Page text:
In my own small way I have been able to taste some of these delights, because as a member of Instant Sunshine I have spent my fair share of the last 20 years travelling on a train with a double bass and euphonium. The worst journey I ever had was from Dundee to London, when I got on the train at the front and the guard said, I am sure with the best intentions, that I would have to put my bass in the guard’s van. That was at the other end of the train, and I never again hope to walk the length on an Intercity train, trying to steer a double bass over people’s heads. It took me from Dundee to Edinburgh.
On another, happier occasion, we got on to the train at Wolverhampton at the same time as a honeymoon couple who were being sent off amid showers of confetti, and we thought it would only add to their delight if we serenaded them. To their surprise, they were joined in their compartment by four uninvited men, a double bass and two guitars, who insisted on playing their most romantic numbers to them, when it was quite obvious they only wanted to be alone.
I even saw jazz officially welcomed on the rails, when Alex Welsh and his Jazz Band were given the run of a special jazz outing from Paddington to Reading and back. The concert they gave in Paddington before leaving was wonderful; out there, in the concourse, under the roof, the acoustics were just about right for a rowdy jazz group, though I couldn’t help noticing that passengers for Twyford, Cardiff and other places were having some difficulty in hearing their announcement.
The next time I saw a band on a train was in, of all places, Peru, where I was sent by the BBC to make one of the Great Railway Journeys programmes. We were travelling up to a high Andean town one day called Huancavelica, where there was to be a fiesta, and the band going to play there was in the same coach as us. Very foreign they looked, too, with large, Indian, almost Asiatic faces and native garments. One of them, a saxophonist, sat across the way from me, fast asleep. Suddenly, without warning, he woke up, stood up and took his saxophone case from the rack above.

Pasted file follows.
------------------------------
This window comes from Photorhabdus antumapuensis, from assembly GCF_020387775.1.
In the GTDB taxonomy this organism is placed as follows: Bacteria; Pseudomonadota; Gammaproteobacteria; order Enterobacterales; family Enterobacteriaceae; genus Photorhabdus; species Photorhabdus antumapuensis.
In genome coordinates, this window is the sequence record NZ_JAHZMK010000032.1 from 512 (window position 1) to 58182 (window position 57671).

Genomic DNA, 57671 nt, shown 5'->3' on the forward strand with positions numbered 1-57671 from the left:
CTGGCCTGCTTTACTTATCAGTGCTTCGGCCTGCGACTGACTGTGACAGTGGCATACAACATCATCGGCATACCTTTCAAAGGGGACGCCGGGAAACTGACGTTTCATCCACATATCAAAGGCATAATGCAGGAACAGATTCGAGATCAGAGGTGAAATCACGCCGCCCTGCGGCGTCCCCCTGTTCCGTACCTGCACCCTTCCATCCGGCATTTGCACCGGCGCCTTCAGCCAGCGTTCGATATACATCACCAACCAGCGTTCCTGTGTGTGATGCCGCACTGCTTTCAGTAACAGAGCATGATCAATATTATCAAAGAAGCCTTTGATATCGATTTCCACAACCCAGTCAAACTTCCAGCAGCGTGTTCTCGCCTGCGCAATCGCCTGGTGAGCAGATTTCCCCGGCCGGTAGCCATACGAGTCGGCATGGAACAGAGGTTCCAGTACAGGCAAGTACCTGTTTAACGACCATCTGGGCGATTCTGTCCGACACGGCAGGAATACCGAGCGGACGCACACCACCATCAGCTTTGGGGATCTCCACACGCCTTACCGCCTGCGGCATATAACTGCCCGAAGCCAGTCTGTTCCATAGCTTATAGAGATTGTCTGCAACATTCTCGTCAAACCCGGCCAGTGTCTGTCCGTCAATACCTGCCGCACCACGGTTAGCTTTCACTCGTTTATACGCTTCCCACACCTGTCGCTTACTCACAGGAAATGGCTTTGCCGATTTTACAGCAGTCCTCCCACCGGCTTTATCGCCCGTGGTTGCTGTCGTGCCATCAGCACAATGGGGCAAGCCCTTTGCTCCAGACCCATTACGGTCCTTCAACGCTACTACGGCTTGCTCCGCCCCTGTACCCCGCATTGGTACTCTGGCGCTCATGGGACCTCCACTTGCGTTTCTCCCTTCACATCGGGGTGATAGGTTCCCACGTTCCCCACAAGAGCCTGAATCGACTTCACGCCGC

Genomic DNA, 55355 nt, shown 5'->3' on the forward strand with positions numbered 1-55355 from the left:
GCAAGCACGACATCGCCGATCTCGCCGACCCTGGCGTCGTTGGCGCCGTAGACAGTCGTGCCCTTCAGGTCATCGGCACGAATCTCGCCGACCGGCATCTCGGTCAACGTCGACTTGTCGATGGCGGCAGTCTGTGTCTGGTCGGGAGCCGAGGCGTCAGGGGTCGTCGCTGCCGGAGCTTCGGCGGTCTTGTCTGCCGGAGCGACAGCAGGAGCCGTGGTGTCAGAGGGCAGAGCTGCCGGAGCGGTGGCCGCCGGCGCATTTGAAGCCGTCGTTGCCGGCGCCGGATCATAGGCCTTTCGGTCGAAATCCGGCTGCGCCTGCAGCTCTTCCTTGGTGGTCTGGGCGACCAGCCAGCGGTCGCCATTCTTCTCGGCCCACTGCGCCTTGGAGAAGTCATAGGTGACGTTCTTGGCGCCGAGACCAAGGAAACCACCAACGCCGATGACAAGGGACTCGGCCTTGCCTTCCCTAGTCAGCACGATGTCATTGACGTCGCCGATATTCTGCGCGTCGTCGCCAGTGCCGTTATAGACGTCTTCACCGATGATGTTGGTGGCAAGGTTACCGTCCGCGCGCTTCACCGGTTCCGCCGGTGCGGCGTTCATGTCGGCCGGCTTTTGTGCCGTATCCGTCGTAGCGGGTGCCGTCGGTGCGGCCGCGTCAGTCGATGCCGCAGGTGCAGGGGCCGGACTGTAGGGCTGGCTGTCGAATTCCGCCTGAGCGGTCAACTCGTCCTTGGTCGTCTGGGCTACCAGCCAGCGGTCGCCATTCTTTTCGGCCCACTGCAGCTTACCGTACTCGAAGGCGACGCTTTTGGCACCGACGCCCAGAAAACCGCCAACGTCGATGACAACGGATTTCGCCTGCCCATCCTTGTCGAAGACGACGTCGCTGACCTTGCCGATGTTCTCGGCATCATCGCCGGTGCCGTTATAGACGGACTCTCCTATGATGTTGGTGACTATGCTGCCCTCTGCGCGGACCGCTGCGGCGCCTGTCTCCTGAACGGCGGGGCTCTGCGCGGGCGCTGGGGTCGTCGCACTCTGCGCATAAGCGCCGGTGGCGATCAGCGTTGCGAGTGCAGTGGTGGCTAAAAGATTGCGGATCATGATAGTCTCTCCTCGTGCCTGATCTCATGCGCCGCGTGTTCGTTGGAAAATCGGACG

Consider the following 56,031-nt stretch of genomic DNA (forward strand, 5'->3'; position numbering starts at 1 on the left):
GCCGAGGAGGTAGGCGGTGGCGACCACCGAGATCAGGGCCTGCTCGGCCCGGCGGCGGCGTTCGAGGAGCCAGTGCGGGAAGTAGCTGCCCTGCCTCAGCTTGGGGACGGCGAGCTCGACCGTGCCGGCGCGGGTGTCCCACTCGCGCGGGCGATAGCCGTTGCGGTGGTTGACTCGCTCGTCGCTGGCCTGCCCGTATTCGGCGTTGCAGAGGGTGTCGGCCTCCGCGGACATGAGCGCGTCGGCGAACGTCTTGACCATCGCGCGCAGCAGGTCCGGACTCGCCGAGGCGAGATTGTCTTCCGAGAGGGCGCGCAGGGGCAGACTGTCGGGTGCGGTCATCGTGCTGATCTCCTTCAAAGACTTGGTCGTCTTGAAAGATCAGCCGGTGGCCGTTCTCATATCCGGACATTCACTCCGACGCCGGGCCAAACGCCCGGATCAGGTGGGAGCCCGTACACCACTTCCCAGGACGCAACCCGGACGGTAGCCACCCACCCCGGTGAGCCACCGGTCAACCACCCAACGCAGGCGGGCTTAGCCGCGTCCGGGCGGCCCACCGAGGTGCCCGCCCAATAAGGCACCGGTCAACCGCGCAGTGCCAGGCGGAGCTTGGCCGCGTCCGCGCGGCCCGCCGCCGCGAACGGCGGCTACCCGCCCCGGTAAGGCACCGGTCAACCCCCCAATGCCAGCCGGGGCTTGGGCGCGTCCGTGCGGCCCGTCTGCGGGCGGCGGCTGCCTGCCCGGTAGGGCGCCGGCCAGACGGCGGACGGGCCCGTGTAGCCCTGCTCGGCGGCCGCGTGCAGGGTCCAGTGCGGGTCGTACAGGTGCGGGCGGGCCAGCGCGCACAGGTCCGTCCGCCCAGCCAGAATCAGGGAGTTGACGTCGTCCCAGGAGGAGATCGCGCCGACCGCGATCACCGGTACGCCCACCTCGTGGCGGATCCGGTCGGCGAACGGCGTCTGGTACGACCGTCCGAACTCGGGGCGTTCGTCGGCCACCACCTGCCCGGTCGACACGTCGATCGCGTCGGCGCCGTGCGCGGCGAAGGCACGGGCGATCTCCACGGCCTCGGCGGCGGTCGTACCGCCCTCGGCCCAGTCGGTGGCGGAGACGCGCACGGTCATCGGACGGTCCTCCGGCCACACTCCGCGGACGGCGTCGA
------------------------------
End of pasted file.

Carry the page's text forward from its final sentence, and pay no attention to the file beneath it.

‘Good Lord,’ I thought, ‘he’s going to play, here and now.’
He opened the case and took out a bottle of booze, put back the case, and settled down for a nice drink. I felt quite relieved. So musicians were the same the world over, after all.
Another thing that unites them, apart from the need for a drink now and then, is a touching loyalty to their instrument. The very first time I went to the Edinburgh Festival to play, back in 1963, I strapped my double bass in its flimsy coat to the top of a little car and drove up.
In the Lake District it came on to rain and, conscious of the flimsiness of the coat, I stood outside in the pouring rain for 20 minutes holding a big umbrella over the bass and getting soaked myself. The last time I went up to the Edinburgh Festival to play, my instruments and I travelled by train, and I would like to take the opportunity of saying that no rain fell on them during the entire journey.
There were other snags, though. I was lucky enough to find one of those old-fashioned guard’s vans on the Bristol-Edinburgh train which has enough room for everything, and a big grille behind which all is kept. Halfway, I thought I’d go and check on the instruments. They were fine.
Once there, however, I thought I’d go in and do five minutes practice on the euphonium. I had no sooner entered the area than the door clicked shut behind me, and locked into place. I was trapped in the luggage, with no sign of a guard. It is, if it has never happened to you, very embarrassing to be stuck with two bikes, a bass, euphonium and various trunks as if on show for or locked up for being drunk and disorderly. And it is very hard to make it look as if you are there on purpose.
I have a message of good cheer, however, for anyone caught in that situation. Sooner or later the train will stop at Oxenholme station and you can get out on the platform and walk back to you seat as if nothing has happened.
Intercity Magazine, October 1992